Ammonium nitrate was the first solid nitrogen (N) fertilizer produced on a large scale, but its popularity has declined in recent years. It’s been a common N source because it contains both nitrate and ammonium, and it has a relatively high nutrient content.
Large-scale production of ammonium nitrate began in the 1940s when it was used for munitions during wartime. After the end of World War II, ammonium nitrate became available as a commercial fertilizer. The production of ammonium nitrate is relatively simple: Ammonia gas is reacted with nitric acid to form a concentrated solution and considerable heat.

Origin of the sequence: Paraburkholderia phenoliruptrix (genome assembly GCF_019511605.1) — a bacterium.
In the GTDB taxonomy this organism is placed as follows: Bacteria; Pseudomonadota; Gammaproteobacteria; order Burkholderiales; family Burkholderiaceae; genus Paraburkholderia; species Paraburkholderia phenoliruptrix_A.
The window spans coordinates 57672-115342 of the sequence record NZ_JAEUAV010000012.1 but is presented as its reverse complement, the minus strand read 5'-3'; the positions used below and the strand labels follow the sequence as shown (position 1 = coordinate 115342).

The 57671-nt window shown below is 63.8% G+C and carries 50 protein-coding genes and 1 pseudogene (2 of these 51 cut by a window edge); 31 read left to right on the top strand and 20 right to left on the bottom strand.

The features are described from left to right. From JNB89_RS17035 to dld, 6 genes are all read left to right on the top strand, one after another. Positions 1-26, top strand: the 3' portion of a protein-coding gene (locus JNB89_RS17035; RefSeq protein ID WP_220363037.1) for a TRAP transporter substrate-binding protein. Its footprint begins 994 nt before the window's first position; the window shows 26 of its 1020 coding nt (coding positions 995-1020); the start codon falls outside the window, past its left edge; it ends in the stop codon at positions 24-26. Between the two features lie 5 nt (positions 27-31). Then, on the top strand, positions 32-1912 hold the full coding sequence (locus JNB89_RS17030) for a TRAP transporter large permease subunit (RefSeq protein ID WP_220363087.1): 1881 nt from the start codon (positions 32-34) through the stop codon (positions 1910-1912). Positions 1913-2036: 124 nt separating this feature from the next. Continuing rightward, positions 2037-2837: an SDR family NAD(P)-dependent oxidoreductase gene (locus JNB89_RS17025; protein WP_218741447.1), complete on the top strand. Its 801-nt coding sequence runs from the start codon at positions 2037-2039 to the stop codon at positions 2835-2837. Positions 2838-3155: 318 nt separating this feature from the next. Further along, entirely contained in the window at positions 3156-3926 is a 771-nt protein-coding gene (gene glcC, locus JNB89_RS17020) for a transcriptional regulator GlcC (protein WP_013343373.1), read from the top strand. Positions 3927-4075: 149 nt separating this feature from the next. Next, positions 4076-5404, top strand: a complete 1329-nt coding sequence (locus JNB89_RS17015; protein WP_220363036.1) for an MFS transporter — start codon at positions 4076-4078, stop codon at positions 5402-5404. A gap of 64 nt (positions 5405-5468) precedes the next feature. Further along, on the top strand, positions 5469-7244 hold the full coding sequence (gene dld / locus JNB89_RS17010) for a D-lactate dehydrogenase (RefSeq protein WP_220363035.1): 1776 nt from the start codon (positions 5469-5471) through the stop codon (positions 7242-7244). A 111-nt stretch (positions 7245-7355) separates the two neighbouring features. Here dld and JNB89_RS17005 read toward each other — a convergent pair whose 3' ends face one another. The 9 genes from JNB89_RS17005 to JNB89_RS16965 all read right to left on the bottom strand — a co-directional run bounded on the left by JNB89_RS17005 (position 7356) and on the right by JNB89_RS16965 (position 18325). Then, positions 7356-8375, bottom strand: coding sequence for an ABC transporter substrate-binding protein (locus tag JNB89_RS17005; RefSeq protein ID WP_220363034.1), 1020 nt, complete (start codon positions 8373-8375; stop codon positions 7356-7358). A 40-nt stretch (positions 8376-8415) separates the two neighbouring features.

Prilled fertilizer forms when a drop of concentrated ammonium nitrate solution (95 percent to 99 percent) falls from a tower and solidifies. Low-density prills are more porous than high-density prills and are preferred for industrial use, while high-density prills are used as fertilizer. Manufacturers produce granular ammonium nitrate by repeatedly spraying the concentrated solution onto small granules in a rotating drum.
Since ammonium nitrate is hygroscopic and therefore readily attracts moisture from air, it’s commonly stored in air-conditioned warehouses or in sealed bags. Manufacturers typically coat the solid fertilizer with an anti-caking compound to prevent sticking and clumping.
Small quantities of carbonate minerals are sometimes added prior to solidifying, which eliminates ammonium nitrate’s explosive properties. These additives lower the N concentration and are sparingly soluble, making the modified product less suitable for application through an irrigation system (fertigation).